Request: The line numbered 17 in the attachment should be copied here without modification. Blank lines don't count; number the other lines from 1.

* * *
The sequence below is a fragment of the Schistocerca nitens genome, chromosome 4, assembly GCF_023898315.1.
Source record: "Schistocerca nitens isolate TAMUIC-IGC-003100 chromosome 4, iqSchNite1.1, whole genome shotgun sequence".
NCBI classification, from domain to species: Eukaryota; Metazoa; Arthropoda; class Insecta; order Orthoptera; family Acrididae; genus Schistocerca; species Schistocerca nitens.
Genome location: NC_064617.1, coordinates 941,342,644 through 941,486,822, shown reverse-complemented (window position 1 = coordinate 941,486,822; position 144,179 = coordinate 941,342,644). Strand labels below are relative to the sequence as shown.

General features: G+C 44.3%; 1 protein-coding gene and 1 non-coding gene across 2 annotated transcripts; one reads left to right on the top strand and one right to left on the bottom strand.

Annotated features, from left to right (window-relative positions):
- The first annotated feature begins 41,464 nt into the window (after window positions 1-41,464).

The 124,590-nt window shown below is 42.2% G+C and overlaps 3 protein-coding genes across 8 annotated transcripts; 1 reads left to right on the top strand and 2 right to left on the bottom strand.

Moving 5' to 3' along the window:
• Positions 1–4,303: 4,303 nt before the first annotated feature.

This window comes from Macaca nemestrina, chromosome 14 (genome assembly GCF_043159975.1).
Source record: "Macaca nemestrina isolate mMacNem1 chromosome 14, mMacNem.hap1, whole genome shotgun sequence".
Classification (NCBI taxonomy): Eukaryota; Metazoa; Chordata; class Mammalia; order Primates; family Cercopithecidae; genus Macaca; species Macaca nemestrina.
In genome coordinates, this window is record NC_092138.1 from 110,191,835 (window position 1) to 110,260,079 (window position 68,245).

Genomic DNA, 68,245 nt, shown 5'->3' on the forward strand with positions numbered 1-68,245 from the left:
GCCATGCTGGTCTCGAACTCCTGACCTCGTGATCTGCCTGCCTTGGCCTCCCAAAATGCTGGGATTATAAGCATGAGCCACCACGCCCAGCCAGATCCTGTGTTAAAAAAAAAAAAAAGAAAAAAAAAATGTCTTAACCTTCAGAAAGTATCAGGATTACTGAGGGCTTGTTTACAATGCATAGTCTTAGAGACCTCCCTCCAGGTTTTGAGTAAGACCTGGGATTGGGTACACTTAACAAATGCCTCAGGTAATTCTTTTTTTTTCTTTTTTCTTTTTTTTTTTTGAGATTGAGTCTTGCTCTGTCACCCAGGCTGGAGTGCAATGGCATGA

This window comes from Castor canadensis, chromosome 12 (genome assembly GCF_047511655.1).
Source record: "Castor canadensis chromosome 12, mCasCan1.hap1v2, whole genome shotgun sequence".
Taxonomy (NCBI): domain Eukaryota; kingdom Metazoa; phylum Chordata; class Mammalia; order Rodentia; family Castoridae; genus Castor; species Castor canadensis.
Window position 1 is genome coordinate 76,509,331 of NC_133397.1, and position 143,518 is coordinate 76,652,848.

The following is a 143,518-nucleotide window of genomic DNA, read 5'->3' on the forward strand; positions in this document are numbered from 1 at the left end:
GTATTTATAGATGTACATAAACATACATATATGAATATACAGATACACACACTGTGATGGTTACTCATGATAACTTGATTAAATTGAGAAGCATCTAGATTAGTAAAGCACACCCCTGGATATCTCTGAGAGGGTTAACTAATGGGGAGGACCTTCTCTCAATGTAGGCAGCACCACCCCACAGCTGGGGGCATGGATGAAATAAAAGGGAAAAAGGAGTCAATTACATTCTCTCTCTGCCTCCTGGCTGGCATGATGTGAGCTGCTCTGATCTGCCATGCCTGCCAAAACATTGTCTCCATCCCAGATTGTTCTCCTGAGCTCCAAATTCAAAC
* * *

This window comes from Castor canadensis, chromosome 12 (genome assembly GCF_047511655.1).